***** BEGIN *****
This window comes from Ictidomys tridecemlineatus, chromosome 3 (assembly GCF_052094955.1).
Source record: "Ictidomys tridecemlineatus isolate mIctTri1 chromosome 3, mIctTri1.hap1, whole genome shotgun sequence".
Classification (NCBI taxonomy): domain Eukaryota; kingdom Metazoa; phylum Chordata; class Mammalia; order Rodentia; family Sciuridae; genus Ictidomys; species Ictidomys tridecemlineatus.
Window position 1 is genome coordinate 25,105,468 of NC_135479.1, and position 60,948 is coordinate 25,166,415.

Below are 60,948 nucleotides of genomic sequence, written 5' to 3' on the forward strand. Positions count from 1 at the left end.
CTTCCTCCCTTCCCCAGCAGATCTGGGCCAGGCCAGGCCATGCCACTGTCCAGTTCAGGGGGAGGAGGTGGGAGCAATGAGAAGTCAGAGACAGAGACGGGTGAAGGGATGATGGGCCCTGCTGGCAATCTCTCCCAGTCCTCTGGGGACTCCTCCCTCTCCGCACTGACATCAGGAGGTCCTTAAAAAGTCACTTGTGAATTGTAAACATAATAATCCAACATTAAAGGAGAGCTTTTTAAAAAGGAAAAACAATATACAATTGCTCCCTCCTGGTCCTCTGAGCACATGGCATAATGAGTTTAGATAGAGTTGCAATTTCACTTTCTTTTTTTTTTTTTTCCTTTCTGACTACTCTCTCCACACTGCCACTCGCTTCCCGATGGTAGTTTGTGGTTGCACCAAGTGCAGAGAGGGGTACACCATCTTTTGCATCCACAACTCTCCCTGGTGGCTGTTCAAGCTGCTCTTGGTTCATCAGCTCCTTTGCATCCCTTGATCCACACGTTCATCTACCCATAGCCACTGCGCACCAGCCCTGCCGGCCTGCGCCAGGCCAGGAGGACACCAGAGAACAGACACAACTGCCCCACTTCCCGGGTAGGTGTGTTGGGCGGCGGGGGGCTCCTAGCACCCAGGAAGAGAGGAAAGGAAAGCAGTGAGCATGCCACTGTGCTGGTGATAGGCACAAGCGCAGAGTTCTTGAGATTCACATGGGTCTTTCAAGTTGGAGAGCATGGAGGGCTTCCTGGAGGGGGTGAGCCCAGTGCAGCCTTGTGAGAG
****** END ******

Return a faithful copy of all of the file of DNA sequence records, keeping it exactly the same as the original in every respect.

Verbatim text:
This window comes from Ictidomys tridecemlineatus, chromosome 3 (assembly GCF_052094955.1).
Source record: "Ictidomys tridecemlineatus isolate mIctTri1 chromosome 3, mIctTri1.hap1, whole genome shotgun sequence".
Classification (NCBI taxonomy): domain Eukaryota; kingdom Metazoa; phylum Chordata; class Mammalia; order Rodentia; family Sciuridae; genus Ictidomys; species Ictidomys tridecemlineatus.
Window position 1 is genome coordinate 25,105,468 of NC_135479.1, and position 60,948 is coordinate 25,166,415.

Below are 60,948 nucleotides of genomic sequence, written 5' to 3' on the forward strand. Positions count from 1 at the left end.
CTTCCTCCCTTCCCCAGCAGATCTGGGCCAGGCCAGGCCATGCCACTGTCCAGTTCAGGGGGAGGAGGTGGGAGCAATGAGAAGTCAGAGACAGAGACGGGTGAAGGGATGATGGGCCCTGCTGGCAATCTCTCCCAGTCCTCTGGGGACTCCTCCCTCTCCGCACTGACATCAGGAGGTCCTTAAAAAGTCACTTGTGAATTGTAAACATAATAATCCAACATTAAAGGAGAGCTTTTTAAAAAGGAAAAACAATATACAATTGCTCCCTCCTGGTCCTCTGAGCACATGGCATAATGAGTTTAGATAGAGTTGCAATTTCACTTTCTTTTTTTTTTTTTTCCTTTCTGACTACTCTCTCCACACTGCCACTCGCTTCCCGATGGTAGTTTGTGGTTGCACCAAGTGCAGAGAGGGGTACACCATCTTTTGCATCCACAACTCTCCCTGGTGGCTGTTCAAGCTGCTCTTGGTTCATCAGCTCCTTTGCATCCCTTGATCCACACGTTCATCTACCCATAGCCACTGCGCACCAGCCCTGCCGGCCTGCGCCAGGCCAGGAGGACACCAGAGAACAGACACAACTGCCCCACTTCCCGGGTAGGTGTGTTGGGCGGCGGGGGGCTCCTAGCACCCAGGAAGAGAGGAAAGGAAAGCAGTGAGCATGCCACTGTGCTGGTGATAGGCACAAGCGCAGAGTTCTTGAGATTCACATGGGTCTTTCAAGTTGGAGAGCATGGAGGGCTTCCTGGAGGGGGTGAGCCCAGTGCAGCCTTGTGAGAG